In­done­sia

Action Asia - - FINAL FRAME -

Head to the eastern end of the world's long­est archipelago for some of the most pris­tine sites in the world, but you've got Bali and drag­ons to check out first In­done­sia has im­pres­sive num­bers – it's the fourth-largest coun­try on earth by pop­u­la­tion, with more than 17,000 is­lands, and a full 54,716 kilo­me­tres of coast­line in all. At 5,000 kilo­me­tres tip to tip, the coun­try is the world's largest archipelago. Some of the coun­try's best div­ing is found around the Raja Am­pat re­gion and the seas in the very east of In­done­sia. You'll find tra­di­tional phin­isi schooners ply­ing the wa­ters with sails un­furled as though they were hur­ry­ing from Hol­land to their spice-is­land colony in the Far East to pick up an­other load of price­less nut­meg. Head­ing west, the is­lands of Ko­modo and Flores are vis­ited on live­aboards ex­plor­ing the reefs of the Ko­modo Na­tional Park, where you can find the fa­mous Ko­modo drag­ons on land and also some daz­zling div­ing un­der the waves. To reach Ko­modo, you'll like start in Bali, the heart of the na­tion's tourism in­dus­try. Nearby, the Gili Is­lands and Lom­bok are slower-paced but in­creas­ingly pop­u­lar. They're all ex­tremely fam­ily friendly spots where kids can swim and pad­dle safely, while for divers, the wa­ters in the Lom­bok Strait are as deep as you can go. The size of In­done­sia makes it tricky to nav­i­gate. Bali is typ­i­cally the launch­ing pad for live­aboards head­ing east. Bali also has ex­cel­lent div­ing of its own. It has one of Asia's best wreck dives at Tu­lam­ben, where the Lib­erty, a U.S. cargo ship tor­pe­doed in World War II, was first beached and then pushed into the wa­ter by a vol­cano. The top is close enough to the sur­face to be reached by snorkellers, and with a beach en­try, the dive is a great one for wreck novices to try. There are dive sites dot­ted around Bali's coast, from Amuk Bay near Can­di­dasa north to Amed and over to Men­jan­gan, a ma­rine park in the north­west of Bali with a view of Java. In the Lom­bok Strait, the is­lands of Nusa Lem­bon­gan, Nusa Ceningan and Nusa Penida of­fer great drift div­ing, man­tas and mola mo­las, or sun­fish, which sur­face in the dry sea­son, es­pe­cially July and Au­gust. Lom­bok is al­ready evolv­ing into a "mini-bali," with an in­creas­ing num­ber of villa de­vel­op­ments and re­sorts. There are some chal­leng­ing dive sites off its south shore, and the prom­ise of ham­mer­heads if you're there at the right time. On a much more re­laxed note, the three Gili Is­lands off Lom­bok's north­west coast have long been a favourite hang­out for cour­ses and fun div­ing alike. Horse-drawn carts ferry you around. There are no cars. Off Su­lawesi, in Manado Bay, Bunaken Na­tional Ma­rine Park was one of the coun­try's first ma­rine parks and in­cludes five main is­lands, good bases for ex­plor­ing its deep dive sites. The coast of Kal­i­man­tan, the Indonesian por­tion of the is­land of Bor­neo, is fa­mous for its man­tas and has sev­eral dive op­er­a­tors around Der­awan and Sangalaki.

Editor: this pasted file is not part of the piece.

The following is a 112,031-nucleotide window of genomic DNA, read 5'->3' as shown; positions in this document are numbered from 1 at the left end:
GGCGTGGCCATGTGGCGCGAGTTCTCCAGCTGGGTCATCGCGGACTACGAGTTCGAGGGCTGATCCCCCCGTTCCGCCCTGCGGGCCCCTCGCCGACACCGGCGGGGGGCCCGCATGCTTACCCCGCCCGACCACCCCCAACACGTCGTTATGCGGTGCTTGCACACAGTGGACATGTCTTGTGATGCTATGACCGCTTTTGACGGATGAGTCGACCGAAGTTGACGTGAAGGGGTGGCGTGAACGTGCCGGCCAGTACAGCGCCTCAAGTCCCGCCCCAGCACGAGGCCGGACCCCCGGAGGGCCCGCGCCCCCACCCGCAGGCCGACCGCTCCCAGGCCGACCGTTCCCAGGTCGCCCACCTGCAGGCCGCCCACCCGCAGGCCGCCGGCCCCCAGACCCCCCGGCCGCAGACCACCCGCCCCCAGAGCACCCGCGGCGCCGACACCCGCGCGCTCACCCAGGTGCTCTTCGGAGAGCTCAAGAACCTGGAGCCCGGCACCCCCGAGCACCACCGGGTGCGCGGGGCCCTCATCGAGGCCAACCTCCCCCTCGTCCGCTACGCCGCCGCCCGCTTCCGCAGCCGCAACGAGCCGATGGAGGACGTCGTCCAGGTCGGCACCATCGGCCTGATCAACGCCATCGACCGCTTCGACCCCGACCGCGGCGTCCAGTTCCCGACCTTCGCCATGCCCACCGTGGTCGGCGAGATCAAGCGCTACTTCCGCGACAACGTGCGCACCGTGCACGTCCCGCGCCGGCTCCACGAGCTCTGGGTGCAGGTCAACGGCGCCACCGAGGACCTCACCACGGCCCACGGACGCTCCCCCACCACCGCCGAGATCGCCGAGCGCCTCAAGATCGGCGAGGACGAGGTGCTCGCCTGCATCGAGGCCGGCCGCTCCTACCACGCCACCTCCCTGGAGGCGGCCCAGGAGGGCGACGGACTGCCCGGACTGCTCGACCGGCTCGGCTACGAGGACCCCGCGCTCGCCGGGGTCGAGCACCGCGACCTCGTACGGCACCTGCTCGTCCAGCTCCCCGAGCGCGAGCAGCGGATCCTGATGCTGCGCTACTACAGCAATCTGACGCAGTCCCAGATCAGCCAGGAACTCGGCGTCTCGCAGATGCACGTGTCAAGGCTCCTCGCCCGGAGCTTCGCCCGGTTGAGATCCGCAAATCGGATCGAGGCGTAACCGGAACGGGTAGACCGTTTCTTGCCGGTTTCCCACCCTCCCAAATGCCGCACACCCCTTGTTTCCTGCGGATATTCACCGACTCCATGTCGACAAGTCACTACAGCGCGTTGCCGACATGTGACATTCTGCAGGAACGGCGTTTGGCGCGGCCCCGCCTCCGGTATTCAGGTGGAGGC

Plan­ner Con­tents

Bunaken Oa­sis Dive Re­sort and Spa • Celebes Divers • Global Diver Cen­tre Am­bon • Global Dive Cen­tre Geron­tolo • Ko­modo Beach Re­sort • Kri Eco Re­sort • Kuda Laut Bou­tique Dive Re­sort • Nusa Penida Eco Dive Re­sorts • MY Oceanic • SMY On­d­ina • Pa­pua Div­ing Re­sorts • Pe­la­gian • Sanc­tum Una Una • Scuba Junkie Ko­modo • Scuba Junkie Sangalaki • Silolona • Si Datu Bua • Siladen Re­sort & Spa • Sorido Bay Re­sort • Tamb­ora Dive Cruises • Waka­tobi Dive Re­sort

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